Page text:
Virtual reality has reached the consumer market and exhibited the potential to become a large social and commercial platform for mainstream markets. New, low-cost devices for virtual reality or mixed reality such as the Oculus Rift, Sony's Project Morpheus, or Microsoft's HoloLens are already available or have been announced and might even outperform previous high-cost systems [Young et al. 2014]. Techniques to measure hand motions are in the making with the goal of being able to control virtual hands using one's own hand movements as well as interact with objects in virtual reality applications. Prototypes such as the combination of the Leap Motion Controller and the Oculus Rift are already available. Applications for these devices will certainly follow.
Despite the elusive term "Uncanny Valley", research in the area of appealing virtual humans approaching realism continues. The theory suggests that characters lose appeal when they approach photorealism (e.g., [MacDorman et al. 2009]). Realistic virtual characters are judged harshly, since the human visual system has acquired more expertise with the featural restrictions of other humans than with the restrictions of artificial characters [Seyama and Nagayama 2007]. Stylisation (making the character's appearance abstract) is therefore often used to avoid virtual characters to be perceived as unpleasant. We designed an experiment to test if there is a general affinity towards abstract as oppose to realistic characters.
In head-mounted display systems, the confined size of the tracked space limits users from navigating larger virtual environments than the tracked physical space. Previous work suggests this constraint could be broken by asking users to back up or turn 180°whenever they encouter a wall in the real world [Williams et al. 2007]. In this work, we propose that the reorientation rate can be dynamically determined based on the user's instantaneous positional information and the shape of the navigable virtual space around the user. We conducted an experiment to compare our proposed dynamic reorientations with the previous Freeze-Turn reorientation. The results show that, with dynamic reorientations, participants walked a significantly longer distance between orientations than with Freeze-Turn reorientations.
We convey a tremendous amount of information vocally. In addition to the obvious exchange of semantic information, we unconsciously vary a number of acoustic properties of the speech wave to provide information about our emotions, thoughts, and intentions. [Cahn 1990] Advances in understanding of human physiology combined with increases in the computational power available in modern computers have made the simulation of the human vocal tract a realistic option for creating artificial speech. Such systems can, in principle, produce any sound that a human can make. Here we present two experiments examining the expression of emotion using prosody (i.e., speech melody) in human recordings and an articulatory speech synthesis system.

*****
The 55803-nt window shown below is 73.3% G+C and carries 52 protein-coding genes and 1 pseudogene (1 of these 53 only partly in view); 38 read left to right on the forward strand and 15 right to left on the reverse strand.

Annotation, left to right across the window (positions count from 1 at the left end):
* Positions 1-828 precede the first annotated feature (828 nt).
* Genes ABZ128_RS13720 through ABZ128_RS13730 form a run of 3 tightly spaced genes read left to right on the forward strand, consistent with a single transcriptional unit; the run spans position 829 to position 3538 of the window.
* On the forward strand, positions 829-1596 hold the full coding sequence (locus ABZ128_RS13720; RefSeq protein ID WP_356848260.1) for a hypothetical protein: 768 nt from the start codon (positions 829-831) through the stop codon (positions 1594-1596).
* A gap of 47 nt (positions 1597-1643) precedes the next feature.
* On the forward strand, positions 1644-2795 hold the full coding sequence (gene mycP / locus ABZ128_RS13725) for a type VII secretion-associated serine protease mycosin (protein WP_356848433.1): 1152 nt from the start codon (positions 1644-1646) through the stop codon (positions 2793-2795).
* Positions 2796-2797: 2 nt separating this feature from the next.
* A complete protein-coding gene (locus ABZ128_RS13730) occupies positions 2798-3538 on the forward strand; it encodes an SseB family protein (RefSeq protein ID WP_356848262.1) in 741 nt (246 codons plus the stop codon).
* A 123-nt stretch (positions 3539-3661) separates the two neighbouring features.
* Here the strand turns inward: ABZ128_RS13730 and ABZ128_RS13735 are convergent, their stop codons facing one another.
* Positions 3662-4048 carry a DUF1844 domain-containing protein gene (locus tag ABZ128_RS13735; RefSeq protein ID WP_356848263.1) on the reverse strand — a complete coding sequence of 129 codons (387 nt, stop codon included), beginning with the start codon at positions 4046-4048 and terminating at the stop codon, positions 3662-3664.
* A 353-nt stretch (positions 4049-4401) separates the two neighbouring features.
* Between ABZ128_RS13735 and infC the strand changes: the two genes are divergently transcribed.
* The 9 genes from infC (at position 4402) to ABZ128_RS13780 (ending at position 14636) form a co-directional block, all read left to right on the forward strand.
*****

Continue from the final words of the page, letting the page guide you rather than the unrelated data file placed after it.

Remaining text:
Immersive virtual environments (VEs) allow people to experience situations which because of danger, expense, time, or distance would not otherwise be available. Moreover, IVEs have been shown to be useful tools for learning and training. However, there are still many unanswered questions about how humans experience and interact with these environments and how this experience differs from the real world. In the experiment presented in this work, we are specifically interested in how effectively two people will collaborate within an environment given that they have never met or even seen each other prior to the experiment. We postulate that participants who never meet their partner in a collaborative environment will perform worse than those who are able to interact with their partner prior to the performance of a task. If this holds true, then it could have important implications for long distance collaboration.
Immersive virtual environments (IVEs) provide an opportunity for humans to learn and to experience a place, which because of time, distance, danger, or expense, would not otherwise be available. Since navigation is the most common way users interact with 3D environments, much research has examined how well people navigate and learn the spatial layouts of IVEs. Ideally, a user's experience of an IVE would mimic a real world experience. However, this does not happen in practice. Thus, much work, examines the differences in real world and similar virtual experiences. Additionally, the navigation mechanisms that are used to explore an IVE do not allow for the exact same interactions as the real world. For example, it is difficult to replicate the physical aspect of climbing stairs or walking over rough terrain in an IVE. More work needs to be completed to assess how well people interact and learn in different types of virtual worlds. For example, the ground plane of the virtual worlds that people explore will not necessarily be flat. Thus, the question becomes how well can a person maintain comparable spatial awareness in an environment with uneven terrain? In this work, we examine subjects' spatial orientation as they traverse over uneven terrain while they physically locomote on a flat surface. IVEs are best explored on foot. That is, spatial awareness of the IVEs is best when users physically explore a virtual environment on foot. Thus, in this work we examine what happens to spatial orientation when subjects traverse over hilly virtual environments on foot.